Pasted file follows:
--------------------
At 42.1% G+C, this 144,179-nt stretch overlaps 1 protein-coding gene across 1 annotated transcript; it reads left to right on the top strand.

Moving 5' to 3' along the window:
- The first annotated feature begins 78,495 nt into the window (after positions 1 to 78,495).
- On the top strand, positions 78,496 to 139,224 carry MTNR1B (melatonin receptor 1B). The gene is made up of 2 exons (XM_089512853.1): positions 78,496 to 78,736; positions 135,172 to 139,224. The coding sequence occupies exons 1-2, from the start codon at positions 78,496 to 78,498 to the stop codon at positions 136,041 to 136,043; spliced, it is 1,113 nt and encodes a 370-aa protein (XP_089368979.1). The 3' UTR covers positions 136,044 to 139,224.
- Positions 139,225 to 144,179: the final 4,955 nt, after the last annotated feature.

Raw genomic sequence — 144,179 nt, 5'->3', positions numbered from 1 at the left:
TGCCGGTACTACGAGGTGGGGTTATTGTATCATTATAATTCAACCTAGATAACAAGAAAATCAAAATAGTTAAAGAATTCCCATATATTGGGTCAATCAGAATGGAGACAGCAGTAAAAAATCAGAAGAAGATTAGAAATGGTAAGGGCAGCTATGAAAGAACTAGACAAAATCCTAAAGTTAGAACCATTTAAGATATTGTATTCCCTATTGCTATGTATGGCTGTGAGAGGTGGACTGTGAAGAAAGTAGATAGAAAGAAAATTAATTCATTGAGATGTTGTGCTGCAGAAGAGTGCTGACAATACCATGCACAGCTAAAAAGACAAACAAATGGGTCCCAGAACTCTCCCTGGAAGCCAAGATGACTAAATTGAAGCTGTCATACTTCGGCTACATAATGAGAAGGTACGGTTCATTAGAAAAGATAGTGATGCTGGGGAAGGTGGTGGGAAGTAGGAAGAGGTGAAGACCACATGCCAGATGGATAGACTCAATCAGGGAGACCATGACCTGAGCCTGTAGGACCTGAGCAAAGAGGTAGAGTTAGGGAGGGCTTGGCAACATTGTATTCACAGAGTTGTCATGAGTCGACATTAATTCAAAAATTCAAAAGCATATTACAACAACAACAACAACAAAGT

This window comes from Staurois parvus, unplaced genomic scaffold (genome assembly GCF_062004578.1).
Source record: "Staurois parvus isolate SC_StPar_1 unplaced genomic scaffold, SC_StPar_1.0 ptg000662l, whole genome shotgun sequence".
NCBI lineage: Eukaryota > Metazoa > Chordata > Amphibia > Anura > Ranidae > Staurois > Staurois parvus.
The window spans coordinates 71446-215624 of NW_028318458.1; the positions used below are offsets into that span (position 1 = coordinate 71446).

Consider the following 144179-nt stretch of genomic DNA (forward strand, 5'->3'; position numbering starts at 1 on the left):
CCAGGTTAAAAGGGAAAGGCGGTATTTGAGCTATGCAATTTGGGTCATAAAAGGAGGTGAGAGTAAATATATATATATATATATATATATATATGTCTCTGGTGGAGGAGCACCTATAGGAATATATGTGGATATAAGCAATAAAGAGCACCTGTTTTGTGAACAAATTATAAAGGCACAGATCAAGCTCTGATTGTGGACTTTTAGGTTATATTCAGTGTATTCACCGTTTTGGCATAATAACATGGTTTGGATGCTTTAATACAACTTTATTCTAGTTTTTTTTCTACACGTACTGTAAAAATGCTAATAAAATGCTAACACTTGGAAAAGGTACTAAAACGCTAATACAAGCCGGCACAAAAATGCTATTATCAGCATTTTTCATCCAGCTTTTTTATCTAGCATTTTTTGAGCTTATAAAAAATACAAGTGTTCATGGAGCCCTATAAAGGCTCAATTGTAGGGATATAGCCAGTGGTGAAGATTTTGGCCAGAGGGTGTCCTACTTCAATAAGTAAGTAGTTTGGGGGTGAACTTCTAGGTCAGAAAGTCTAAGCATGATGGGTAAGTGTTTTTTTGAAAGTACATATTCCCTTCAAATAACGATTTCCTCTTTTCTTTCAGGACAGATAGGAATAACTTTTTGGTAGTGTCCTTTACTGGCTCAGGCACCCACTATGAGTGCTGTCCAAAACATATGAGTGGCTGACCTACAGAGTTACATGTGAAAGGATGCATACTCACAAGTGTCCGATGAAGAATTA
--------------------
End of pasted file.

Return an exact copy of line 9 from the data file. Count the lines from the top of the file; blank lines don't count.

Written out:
Source record: "Staurois parvus isolate SC_StPar_1 unplaced genomic scaffold, SC_StPar_1.0 ptg000662l, whole genome shotgun sequence".